The president of El Salvador, Nayib Bukele, will continue to buy bitcoin for the public coffers despite the plunge in the price of the cryptocurrency, which surprises some economists who fear damage to the finances of the Central American country.
The president announced on Thursday that he will buy a bitcoin every day, without specifying for how long he will do so, just when he hosted a meeting that brought together advocates of the cryptocurrency, legal tender in El Salvador. The country lacks its own currency since it adopted the dollar.
“Buying a bitcoin per day does absolutely nothing to benefit Salvadorans, much less the poorest,” independent economist Rafael Lemus explained to AFP.
In September 2021, when El Salvador became the first country to adopt bitcoin as legal tender on par with the dollar, its price hovered around $45,000.
In November 2021 it steepened to $68,000, but is currently trading below $17,000, amid the bankruptcy of the FTX exchange platform, one of the giants in the sector, a week ago.
So far Bukele’s government has bought 2,381 bitcoins, allocating $107 million of public funds to these operations.
With the current price of this cryptocurrency, the president would spend half a million dollars in a month, resources that could well serve “to bring solutions to the poorest,” says Lemus.
The adoption of bitcoin has been questioned by the International Monetary Fund (IMF) and the World Bank, precisely because of the volatility of this cryptocurrency.
To stimulate “financial inclusion” in a country where only 30% of the population was banked, the government created the Chivo electronic wallet and granted the equivalent of US$30 to each user to initiate bitcoin transactions.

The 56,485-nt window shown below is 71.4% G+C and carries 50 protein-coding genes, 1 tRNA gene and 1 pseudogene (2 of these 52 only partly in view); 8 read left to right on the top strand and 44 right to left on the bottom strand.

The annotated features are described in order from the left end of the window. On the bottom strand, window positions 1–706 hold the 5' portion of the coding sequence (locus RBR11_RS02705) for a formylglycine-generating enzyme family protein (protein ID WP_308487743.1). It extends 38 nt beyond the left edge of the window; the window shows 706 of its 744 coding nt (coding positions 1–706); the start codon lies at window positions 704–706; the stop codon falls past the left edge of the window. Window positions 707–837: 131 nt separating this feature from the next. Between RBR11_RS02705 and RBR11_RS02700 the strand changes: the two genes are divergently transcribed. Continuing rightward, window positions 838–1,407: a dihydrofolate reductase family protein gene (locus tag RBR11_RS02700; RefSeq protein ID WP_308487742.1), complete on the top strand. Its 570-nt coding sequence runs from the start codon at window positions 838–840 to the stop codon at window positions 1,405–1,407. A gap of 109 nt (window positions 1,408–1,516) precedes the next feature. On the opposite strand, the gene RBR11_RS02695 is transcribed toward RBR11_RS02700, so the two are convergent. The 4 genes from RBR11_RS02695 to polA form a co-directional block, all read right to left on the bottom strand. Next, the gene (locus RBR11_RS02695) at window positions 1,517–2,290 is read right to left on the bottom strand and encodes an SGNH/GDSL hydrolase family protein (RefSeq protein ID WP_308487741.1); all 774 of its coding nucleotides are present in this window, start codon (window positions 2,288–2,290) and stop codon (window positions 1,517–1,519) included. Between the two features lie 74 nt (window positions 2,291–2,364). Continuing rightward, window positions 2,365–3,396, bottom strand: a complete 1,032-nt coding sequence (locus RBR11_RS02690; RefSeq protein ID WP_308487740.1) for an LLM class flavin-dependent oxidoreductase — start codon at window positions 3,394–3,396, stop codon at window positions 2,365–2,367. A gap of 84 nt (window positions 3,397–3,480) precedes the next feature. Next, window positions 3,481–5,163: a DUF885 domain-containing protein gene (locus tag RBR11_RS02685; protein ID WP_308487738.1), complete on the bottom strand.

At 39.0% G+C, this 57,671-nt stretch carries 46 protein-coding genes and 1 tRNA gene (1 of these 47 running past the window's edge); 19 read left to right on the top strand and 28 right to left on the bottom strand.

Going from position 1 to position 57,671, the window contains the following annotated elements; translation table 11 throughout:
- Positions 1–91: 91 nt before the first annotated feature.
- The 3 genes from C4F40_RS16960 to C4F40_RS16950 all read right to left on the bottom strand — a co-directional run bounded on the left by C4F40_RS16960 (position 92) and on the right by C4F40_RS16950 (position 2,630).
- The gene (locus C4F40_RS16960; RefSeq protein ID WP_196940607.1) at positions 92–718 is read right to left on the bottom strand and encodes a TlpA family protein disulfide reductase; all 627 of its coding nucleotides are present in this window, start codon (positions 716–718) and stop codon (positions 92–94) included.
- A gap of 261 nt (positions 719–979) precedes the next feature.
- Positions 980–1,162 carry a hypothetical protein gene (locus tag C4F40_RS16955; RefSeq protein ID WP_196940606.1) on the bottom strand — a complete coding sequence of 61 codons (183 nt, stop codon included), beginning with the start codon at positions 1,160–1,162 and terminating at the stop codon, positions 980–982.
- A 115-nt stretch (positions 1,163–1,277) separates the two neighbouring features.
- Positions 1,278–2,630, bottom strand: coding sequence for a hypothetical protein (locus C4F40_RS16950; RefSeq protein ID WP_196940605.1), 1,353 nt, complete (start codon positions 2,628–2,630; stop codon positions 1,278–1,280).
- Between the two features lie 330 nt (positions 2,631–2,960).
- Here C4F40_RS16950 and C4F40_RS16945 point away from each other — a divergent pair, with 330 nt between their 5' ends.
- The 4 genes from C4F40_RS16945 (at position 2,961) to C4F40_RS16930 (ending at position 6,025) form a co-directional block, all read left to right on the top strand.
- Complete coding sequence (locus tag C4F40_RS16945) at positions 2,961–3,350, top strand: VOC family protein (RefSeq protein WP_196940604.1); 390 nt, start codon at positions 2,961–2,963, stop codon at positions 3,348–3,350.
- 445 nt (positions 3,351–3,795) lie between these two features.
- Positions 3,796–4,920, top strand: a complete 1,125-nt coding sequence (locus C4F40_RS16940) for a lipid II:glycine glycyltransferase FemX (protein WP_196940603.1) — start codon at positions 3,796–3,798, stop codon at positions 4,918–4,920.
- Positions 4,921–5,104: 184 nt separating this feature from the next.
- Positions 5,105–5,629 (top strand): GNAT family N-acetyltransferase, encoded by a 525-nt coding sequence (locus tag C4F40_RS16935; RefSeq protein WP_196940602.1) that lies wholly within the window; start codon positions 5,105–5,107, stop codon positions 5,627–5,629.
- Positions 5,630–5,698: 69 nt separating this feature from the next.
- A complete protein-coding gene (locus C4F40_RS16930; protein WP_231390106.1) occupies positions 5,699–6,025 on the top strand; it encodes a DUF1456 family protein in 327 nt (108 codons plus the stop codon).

In addition, Bukele sought those remittances sent to the country by Salvadorans abroad, which represent 27% of GDP, be channeled through Chivo.
However, independent economist Luis Membreño, in an article published in La Prensa Gráfica, highlights that the purpose of saving $350 million in commissions on remittances has not been achieved, because sending money from abroad in cryptocurrency “never exceeded 2%” of the total.
According to data from the Central Reserve Bank, between January and September the country received only 95.6 million, 1.7% of remittances, through “digital wallets”.
Lemus assures that the “adventure” with bitcoin has served for El Salvador to have “divorced” the IMF, which does not commune with cryptocurrencies. This, according to this economist, generates problems in obtaining financing from the organization.
El Salvador’s financial difficulties became evident on Tuesday, when the Legislative Assembly approved a debt for 436 million dollars to cover obligations for the year that is about to end.
“The country is in a rather disorderly fiscal situation, chaotic and in a situation (in which) it has obtained extraordinary income and it is not enough,” warns the economist.
Bukele “is trying to help, to give a hand to all his friends in the crypto world, to all the crypto-evangelists who are involved in two crises: the crypto-winter crisis and the crypto-confidence crisis”, says Lemus.
El Salvador has lost around 65% of the investment in bitcoin due to the plummeting price.
Bukele has downplayed the downturn and in June said that “patience is the key.”
At this week’s meeting in El Salvador, the Salvadoran ambassador to Washington, Milena Mayorga, an active bitcoin promoter, stressed that her country already has “44 companies on cryptocurrencies installed.”
For now, plans to build Bitcoin City, a city near the Gulf of Fonseca that would run on thermal energy from a volcano and should be financed in part with $1 billion in bitcoin bonds, are on hold.
Ordinary Salvadorans also have doubts about the cryptocurrency.
According to a survey by the Jesuit Central American University, conducted in September and published in October, 75.6% of Salvadorans prefer not to use the virtual currency.
“Bitcoin is too unstable for an economy like ours,” but “I respect if someone likes it,” David Cortez, 45, a book seller on a central San Salvador street, told AFP.
Cortez explains that he has never bought a bitcoin because he has continued “betting on the hard dollar.”